A belated Happy Easter from the Castros

Well. Technically, the Happy Easter greetings were not so much belated as I am posting these belatedly.*

Happy Easter from our family to yours!

A post shared by Jason Castro (@jasoncastromusic) on

HAPPY EASTER FROM UNCLE MIKE AND THE GIRLS!!

A post shared by Michael Castro (@mcastromusic) on

 
And then there is this service at Lake Pointe Church. (Jason’s solo is at about 10:30.)

FullService_04162017 from Lake Pointe Church on Vimeo.

 

*Because it was also Passover and I was offline, okay?

***

Thanks for tracking this all down, Jasonized!

I wanna be at SXSW, too!

(And if you’d only Like/Follow Castro’s Facebook page, you wouldn’t need me to know all this stuff. MAKE IT SO!)

Although it’s been said many times, many ways…

“The Christmas Song (Chestnuts Roasting on an Open Fire)” by Mel Tormé and Bob Wells, sung by Paul McCartney:


Video by Paul McCartney

And sung by Mel Tormé and Judy Garland:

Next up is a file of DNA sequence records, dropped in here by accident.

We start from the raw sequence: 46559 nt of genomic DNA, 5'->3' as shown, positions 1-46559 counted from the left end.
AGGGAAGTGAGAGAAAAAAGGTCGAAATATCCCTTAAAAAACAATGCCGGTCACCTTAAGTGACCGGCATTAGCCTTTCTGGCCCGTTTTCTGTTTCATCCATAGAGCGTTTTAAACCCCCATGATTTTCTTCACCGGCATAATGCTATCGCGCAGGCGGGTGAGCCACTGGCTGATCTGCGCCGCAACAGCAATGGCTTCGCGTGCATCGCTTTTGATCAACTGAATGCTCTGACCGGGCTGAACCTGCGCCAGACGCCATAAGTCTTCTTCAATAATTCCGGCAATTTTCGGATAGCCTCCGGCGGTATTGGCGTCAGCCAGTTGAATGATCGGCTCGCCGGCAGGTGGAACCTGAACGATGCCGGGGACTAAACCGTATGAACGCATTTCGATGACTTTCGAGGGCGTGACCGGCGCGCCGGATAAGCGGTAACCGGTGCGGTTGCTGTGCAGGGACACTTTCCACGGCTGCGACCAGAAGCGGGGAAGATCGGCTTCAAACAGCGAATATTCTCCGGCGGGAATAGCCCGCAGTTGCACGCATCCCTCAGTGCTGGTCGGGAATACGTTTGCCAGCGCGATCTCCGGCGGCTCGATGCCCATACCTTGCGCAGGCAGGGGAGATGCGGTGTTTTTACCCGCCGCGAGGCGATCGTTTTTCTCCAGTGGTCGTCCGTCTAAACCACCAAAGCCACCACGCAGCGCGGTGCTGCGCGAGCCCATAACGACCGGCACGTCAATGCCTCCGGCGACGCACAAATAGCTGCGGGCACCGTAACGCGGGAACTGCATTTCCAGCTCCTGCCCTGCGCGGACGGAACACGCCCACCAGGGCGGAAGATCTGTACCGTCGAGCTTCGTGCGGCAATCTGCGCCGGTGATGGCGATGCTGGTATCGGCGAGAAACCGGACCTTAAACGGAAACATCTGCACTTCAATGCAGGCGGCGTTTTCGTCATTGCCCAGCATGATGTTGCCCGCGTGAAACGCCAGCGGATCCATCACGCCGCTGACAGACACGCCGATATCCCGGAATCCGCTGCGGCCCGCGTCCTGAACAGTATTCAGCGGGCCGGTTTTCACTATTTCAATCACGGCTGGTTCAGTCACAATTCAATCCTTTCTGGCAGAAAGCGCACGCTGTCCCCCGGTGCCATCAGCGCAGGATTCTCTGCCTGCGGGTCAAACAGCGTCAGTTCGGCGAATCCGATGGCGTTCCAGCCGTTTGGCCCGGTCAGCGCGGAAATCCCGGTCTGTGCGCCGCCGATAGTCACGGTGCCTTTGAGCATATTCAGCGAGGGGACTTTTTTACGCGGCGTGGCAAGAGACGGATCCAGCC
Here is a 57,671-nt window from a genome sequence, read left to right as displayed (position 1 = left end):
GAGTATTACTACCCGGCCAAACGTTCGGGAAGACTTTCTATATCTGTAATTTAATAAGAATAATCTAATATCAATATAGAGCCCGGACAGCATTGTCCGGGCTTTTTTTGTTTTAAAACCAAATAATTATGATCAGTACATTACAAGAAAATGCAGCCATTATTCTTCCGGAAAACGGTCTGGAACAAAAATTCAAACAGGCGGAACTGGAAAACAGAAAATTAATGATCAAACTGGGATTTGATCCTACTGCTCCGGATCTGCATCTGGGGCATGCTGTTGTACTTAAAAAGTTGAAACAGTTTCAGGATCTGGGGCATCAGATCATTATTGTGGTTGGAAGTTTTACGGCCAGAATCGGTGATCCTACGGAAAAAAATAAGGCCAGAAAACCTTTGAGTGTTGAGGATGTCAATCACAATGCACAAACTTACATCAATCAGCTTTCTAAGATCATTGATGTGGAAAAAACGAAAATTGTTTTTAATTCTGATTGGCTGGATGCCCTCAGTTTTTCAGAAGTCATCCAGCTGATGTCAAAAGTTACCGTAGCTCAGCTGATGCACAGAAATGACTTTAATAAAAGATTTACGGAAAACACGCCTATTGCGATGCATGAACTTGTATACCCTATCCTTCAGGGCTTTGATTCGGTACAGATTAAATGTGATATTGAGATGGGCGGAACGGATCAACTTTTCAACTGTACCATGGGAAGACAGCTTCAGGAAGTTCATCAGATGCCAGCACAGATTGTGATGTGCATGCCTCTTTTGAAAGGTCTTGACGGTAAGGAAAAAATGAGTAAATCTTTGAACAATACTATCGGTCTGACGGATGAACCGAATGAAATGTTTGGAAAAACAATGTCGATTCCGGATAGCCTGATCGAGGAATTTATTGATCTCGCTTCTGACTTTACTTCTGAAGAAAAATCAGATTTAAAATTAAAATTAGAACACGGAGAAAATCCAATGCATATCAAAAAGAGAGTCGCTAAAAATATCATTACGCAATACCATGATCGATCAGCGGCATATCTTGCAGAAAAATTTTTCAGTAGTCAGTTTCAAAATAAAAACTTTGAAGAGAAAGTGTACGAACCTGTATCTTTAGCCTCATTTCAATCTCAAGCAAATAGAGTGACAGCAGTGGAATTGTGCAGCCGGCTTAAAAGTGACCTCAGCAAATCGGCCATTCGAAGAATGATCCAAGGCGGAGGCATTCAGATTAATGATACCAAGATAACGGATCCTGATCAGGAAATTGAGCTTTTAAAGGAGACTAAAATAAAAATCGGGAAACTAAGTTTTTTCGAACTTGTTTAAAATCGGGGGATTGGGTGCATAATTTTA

Video posted by theBestArts.com

“The Christmas Song,” was written by Tormé and Wells when then were 19 and 22 respectively. According to Tormé, it was written in about 45 minutes during a heat wave, sparked by an attempt by Wells to cool off by thinking winter thoughts. (This seems to be a not-uncommon trigger for the writing of Christmas songs, does it not?)

Continue reading “Although it’s been said many times, many ways…”

May your days be merry and bright

We’re a bit short on snow in my part of the world right now, which is not unusual–it’s still on the early side for the white stuff. Of course, the following song‘s rarely-performed opening verse begins “The sun is shining, the grass is green.”

“White Christmas” by Irving Berlin, sung by The Three Tenors:


Video posted by congodfather. (I think the best bit is when the children’s choir joins in.)

Or, if you prefer, a 2008 cover by Jason:


Video posted by dare2dreamJC

The song was written for the Bing Crosby/Fred Astaire vehicle Holiday Inn and became an instant classic. Crosby’s version of “White Christmas” is the best selling record of all time, the single selling at least 50 million copies; when all the various covers are taken into account, the song is estimated to have sold over 150 million copies. This despite–or perhaps because of?–the fact that it’s not so much about Christmas itself as an ideal or dream of what a Christmas should be.

[NOTE: Since the Crosby’s single was released before singles charts were a thing, I’m going by the conclusions of the researchers at the Guiness Book of World Records.]

Continue reading “May your days be merry and bright”